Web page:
Fear the blank page? WPS to the rescue. Click the Premium button > View > Online Templates and you'll have 130 templates to choose from. Categories include Memo, Resume, Card, Letter, Invoice and Other (awards and packing slips and the like). Each has to be downloaded, but they appear quickly and install directly into a new document window. Handy.
Under the Review ribbon heading, there are two interesting icons: Convert to Simplified Chinese and Convert to Traditional Chinese (the company is based in Hong Kong). Neither seems to work yet. But if WPS can pull off translations at that level, this suite could be worth the money just for that one feature, at least until people discover the translations available in Google Docs.
WPS Office Presentation
More compatible with PowerPoint files than similar apps in OpenOffice and LibreOffice, Presentation imported complicated slide decks with minimal issues. Basically, one font on one slide was just larger enough so that a long word wrapped the last letter.
If you thought Writer's 130 templates was only a good start, you'll really like Presentation and its 639 available templates. Add in the 56 transition wipe options, and meetings will be eye-popping. Add some of the 19 sound effects in case people start to fade a little.
The charts, like in Writer, are only in 2D and in only nine basic shapes. That's not bad, but not special. You can create combination charts with WPS, opening up an entire new look for your number-crunching.
WPS Office Spreadsheets
Looking for all the world like a refresh of Excel, WPS Office Spreadsheets can also change from the Ribbon menu interface to the classic static menu from Office 2003. Otherwise, the rows and columns and features match up well.
Excel spreadsheets loaded and performed exactly as expected. To help you get started, WPS includes 70 different templates, including invoices, budgets, calendars, finance, general business and weight-loss trackers.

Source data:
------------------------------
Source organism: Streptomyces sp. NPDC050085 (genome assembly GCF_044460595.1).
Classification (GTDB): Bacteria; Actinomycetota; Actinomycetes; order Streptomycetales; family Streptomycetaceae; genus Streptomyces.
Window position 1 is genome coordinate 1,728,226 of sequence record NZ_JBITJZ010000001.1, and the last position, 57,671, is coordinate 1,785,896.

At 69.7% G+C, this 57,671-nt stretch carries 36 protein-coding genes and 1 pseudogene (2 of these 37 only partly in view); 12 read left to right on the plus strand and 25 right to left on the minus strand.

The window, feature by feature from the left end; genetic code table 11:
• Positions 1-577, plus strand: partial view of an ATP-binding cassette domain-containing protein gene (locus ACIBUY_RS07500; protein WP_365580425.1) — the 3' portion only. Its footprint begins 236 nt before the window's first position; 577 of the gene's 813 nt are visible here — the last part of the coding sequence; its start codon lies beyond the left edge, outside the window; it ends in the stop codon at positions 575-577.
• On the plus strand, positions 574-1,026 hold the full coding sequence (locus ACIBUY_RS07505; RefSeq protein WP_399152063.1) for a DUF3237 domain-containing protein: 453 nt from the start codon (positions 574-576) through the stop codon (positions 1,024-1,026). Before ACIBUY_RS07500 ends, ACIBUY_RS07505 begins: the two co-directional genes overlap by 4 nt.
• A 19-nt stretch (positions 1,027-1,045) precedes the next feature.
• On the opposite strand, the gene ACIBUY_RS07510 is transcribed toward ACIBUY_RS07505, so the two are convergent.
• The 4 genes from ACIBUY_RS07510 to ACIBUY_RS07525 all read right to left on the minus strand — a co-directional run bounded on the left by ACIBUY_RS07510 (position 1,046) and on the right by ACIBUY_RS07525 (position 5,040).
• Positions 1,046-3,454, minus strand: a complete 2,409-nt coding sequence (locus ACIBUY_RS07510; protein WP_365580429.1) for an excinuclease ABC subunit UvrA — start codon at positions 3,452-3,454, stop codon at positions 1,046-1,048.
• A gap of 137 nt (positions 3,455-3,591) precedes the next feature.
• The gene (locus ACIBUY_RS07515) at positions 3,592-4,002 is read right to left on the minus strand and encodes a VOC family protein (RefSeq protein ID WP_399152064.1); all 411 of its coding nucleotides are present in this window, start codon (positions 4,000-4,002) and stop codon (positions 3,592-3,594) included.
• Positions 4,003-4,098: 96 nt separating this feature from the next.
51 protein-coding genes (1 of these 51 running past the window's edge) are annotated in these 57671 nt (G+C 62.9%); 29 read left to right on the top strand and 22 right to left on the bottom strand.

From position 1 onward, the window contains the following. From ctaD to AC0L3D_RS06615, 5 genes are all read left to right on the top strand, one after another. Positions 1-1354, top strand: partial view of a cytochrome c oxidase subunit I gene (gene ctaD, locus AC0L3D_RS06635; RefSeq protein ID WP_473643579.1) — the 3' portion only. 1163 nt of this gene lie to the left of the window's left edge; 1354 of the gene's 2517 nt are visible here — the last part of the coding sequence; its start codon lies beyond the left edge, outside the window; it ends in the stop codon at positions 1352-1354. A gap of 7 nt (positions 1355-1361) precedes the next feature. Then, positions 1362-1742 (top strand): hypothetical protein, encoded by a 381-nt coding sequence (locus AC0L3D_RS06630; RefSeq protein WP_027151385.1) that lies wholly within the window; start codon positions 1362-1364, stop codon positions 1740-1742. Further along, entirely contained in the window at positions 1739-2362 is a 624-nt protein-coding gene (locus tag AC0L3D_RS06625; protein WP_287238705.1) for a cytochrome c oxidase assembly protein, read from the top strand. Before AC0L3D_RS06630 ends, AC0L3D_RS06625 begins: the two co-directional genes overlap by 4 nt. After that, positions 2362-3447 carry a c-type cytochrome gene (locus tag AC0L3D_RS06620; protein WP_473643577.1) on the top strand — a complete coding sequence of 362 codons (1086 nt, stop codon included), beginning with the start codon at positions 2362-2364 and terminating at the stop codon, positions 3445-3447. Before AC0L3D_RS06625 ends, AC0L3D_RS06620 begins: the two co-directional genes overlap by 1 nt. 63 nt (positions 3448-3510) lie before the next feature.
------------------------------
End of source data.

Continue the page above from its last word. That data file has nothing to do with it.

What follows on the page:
Just as with other templates, one click downloads the file and it opens immediately as a new spreadsheet. All are free.
Charts match up well with LibreOffice and OpenOffice, but lag a bit behind the Quattro Pro charts included in WordPerfect Office X8. But all lack the modern Waterfall, Histogram, Pareto, Box & Whisker, TreeMap and Sunburst chart options in the latest Office 365 version.
WPS does support Pivot Tables, and that icon is front and center. If your spreadsheets are that complex, verify all your calculations before moving from Excel. WPS also claims to support over 1 million rows, but I did not count them.
Feature Differences in the Free and Paid Versions
The Free Edition has the same features as the paid "Business" edition, but some of these functions won't run unless you first view a pop-up ad. Capabilities hidden behind the ad wall include track change, comments, Mail Merge and save to PDF. Spreadsheets lack Pivot Tables (as does LilbreOffice and Open Office, and WordPerfect Office X8), and Advanced Modeling (ditto). These ads can get annoying, but they don't actually appear unless you attempt to use one of the premium features.
WPS Office, Microsoft Office and Others
WPS Office takes direct aim at Microsoft Office and its pitch is "Faster, Lighter and More Efficient." The real pitch is the lower price. Including licenses for unlimited mobile devices with each single PC license should entice tablet fans.
Of course, LibreOffice and OpenOffice also take direct aim at Microsoft Office, and they're as cheap as possible: $0. Is WPS Office better enough than the Open Source Software titles to be worth opening your wallet? Yes, if you like the modern Office look and want hundreds of templates to kick-start your work. Yes, if you want slightly better Office file compatibility (but still not 100 percent). Yes, if you want a more modern and colorful office suite for your Linux users, again with scores of templates. But the space between free and more affordable than Microsoft Office is a small target.
WPS Office does an excellent job of fulfilling its promise to be as much like Microsoft Office as possible while costing less and providing a few more neat features. Competing with Microsoft on price is one thing, but competing with OpenOffice and LibreOffice at zero bucks is quite another. WPS Office has a narrow niche and fills it well.
While Office users who don't like the Ribbon interface will gravitate toward LibreOffice and OpenOffice, those who do like modern Microsoft Office will feel immediately at home with WPS Office. Since the Ribbon interface changes so much that many users can never remember which function is where, sliding WPS Office onto their computers wouldn't slow them down a bit. And users can switch back to the static menu look if they prefer. Flexibility at a nice price just might convert some Office users over to WPS Office.